Herman Sheephouse said...

And I meant to say - James Clerk Maxwell - the word genius gets bandied about a lot, but (though I'm sure he'd disagree if he were still alive) but he was - he also (with Thomas Sutton) made the world's first colour photograph in 1861:

I could go on about him actually, but suffice to say Einstein said he was 'standing on his shoulders' and that's enough.
Well worth visiting his grave if you are ever in the South Of Scotland, or even the small museum in Edinburgh:

DavidM said...

The V&A in Kensington has a refurbished permanent Photography Gallery which full of good stuff, including a WHFT mousetrap. (Incidentally, no tripods for Mr Talbot).There is some commissioned modern work (presumably for balance) and it certainly take up space on the wall.
No reason not to mount an exhibition in Caledonia that I can see. Perhaps it's all in the planning stage or awaiting an assessment of the response of Dundonians. (Is that the word, or are they called Cakies or something equally witty?)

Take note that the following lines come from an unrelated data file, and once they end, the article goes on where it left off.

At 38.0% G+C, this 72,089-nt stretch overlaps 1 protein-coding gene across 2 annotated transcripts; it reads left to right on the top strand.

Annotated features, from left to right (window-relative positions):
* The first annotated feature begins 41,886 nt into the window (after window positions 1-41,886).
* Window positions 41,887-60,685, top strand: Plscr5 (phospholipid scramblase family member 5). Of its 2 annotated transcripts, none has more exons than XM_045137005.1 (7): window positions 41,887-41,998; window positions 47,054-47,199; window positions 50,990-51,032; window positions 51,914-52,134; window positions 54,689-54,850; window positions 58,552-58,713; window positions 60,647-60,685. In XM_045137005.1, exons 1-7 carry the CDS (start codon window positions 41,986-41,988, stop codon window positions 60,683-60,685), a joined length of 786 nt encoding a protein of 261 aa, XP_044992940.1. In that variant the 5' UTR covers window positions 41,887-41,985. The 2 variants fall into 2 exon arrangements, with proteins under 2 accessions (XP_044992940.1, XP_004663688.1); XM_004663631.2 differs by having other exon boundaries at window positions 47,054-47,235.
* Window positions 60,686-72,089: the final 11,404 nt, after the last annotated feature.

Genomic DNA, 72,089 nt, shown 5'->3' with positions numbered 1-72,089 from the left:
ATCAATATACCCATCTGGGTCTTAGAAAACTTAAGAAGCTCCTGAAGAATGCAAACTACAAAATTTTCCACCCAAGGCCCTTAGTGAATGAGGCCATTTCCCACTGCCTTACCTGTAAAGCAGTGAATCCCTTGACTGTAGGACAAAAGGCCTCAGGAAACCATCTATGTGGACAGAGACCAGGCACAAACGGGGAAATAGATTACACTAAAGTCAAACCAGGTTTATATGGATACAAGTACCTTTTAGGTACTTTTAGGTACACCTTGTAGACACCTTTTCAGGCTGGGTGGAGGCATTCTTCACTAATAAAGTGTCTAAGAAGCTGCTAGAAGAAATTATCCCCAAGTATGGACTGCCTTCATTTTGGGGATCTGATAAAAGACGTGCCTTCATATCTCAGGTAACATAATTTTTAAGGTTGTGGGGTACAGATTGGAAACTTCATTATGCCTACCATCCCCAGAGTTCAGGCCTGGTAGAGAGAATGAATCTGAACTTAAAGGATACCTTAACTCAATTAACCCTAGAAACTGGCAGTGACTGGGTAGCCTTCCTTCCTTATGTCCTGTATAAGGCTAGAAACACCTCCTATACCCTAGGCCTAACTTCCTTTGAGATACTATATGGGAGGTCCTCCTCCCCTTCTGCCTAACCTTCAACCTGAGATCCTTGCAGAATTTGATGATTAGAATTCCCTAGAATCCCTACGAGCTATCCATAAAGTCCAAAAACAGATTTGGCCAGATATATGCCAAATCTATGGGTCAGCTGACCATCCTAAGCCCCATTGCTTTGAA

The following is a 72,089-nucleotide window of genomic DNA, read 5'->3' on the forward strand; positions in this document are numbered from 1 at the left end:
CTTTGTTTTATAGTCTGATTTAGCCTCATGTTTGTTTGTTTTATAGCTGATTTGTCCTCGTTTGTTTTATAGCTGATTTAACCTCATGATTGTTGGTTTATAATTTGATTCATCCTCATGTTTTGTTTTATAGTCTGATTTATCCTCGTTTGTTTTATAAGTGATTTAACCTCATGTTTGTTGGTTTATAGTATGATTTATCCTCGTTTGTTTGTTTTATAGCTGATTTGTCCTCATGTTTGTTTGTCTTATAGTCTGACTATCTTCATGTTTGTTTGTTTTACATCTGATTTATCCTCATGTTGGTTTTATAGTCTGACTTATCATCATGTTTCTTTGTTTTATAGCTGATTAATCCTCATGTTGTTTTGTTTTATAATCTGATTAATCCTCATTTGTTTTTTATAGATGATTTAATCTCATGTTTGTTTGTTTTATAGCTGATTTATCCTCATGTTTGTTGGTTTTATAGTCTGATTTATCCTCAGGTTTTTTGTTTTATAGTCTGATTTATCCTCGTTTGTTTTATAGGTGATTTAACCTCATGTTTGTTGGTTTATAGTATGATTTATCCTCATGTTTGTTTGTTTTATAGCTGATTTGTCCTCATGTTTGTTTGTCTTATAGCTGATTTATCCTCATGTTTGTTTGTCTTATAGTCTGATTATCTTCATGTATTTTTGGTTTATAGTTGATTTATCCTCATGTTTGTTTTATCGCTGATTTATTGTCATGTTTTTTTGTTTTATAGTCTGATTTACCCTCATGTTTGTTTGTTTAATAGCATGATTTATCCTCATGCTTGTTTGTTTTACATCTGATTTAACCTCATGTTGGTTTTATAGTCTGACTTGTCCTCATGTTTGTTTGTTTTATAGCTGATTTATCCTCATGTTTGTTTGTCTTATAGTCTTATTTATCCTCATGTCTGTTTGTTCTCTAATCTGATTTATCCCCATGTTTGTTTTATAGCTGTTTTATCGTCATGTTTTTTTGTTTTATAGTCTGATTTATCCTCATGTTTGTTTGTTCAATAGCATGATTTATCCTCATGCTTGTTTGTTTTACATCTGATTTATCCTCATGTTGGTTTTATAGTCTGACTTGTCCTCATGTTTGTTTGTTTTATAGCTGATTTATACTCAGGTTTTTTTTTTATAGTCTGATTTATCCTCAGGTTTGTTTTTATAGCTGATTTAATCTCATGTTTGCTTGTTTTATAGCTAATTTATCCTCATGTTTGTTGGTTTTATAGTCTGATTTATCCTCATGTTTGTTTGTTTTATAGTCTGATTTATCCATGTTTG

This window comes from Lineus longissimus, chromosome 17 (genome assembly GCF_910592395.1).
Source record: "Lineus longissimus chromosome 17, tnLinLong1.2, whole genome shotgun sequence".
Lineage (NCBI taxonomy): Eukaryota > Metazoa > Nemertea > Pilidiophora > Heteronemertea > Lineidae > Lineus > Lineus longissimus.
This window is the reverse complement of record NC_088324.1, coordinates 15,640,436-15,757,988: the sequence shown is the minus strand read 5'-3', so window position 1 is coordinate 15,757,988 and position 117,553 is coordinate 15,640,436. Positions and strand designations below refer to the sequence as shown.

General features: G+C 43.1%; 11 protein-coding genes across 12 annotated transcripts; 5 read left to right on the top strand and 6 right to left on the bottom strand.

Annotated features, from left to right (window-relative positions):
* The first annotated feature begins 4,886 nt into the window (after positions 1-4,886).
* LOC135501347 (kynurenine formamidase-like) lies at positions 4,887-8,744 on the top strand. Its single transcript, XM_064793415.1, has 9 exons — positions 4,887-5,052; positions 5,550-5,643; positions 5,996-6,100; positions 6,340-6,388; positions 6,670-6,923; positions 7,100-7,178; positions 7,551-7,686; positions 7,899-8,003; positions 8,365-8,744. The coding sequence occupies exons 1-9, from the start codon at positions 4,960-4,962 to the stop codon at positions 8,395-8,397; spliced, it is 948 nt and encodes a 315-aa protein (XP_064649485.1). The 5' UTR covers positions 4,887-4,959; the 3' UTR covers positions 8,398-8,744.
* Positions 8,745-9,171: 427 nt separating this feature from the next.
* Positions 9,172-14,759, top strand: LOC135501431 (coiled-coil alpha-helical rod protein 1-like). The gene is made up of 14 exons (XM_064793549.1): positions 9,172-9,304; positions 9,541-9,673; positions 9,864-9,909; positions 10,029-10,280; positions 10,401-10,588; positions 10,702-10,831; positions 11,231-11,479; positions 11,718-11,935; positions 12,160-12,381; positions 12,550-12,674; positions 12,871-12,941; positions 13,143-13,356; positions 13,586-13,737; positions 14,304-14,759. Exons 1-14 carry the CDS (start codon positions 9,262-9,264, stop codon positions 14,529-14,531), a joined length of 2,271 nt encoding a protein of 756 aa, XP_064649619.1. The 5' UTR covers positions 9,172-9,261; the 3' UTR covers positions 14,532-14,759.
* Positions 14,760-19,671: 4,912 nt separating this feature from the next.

Who knows, they might even be open to proposals for an exhibition of work by notable residents.

And yes, the more you find out about JCM, the more astonishing he becomes. We seem to have lost the knack of producing intellectual giants. This might be my pre-coffee pessimism speaking. Future generations may look back and see more.

Amidst today's incomprehensible shenanigans we might remember that we owe the V&A (among other things) to the work of an immigrant.

Bruce Robbins said...

Immigrant? Do you mean the German royal family? I think their arrival was only a very short step from usurpation and rather a long way from immigration. When it comes to the royals, I'm with our republican cousins across the water. :)

It would be great if the Dundee side of things morphed into a photographic gallery of some sort but I can't see it. However, if you check out comments about the V&A on the likes of Tripadvisor you'll find a lot of people who were disappointed with what they saw during their visit so you never know. Maybe declining visitor numbers would force them to consider a more popular use for at least part of the building.

Good idea, though, about local pressure possibly being applied to hurry things along. Dundoninans (that's the word right enough) should start agitating for some recognition for Joseph McKenzie. Why not have a gallery with a permanent exhibition of his work augmented by travelling exhibitions?

DavidM said...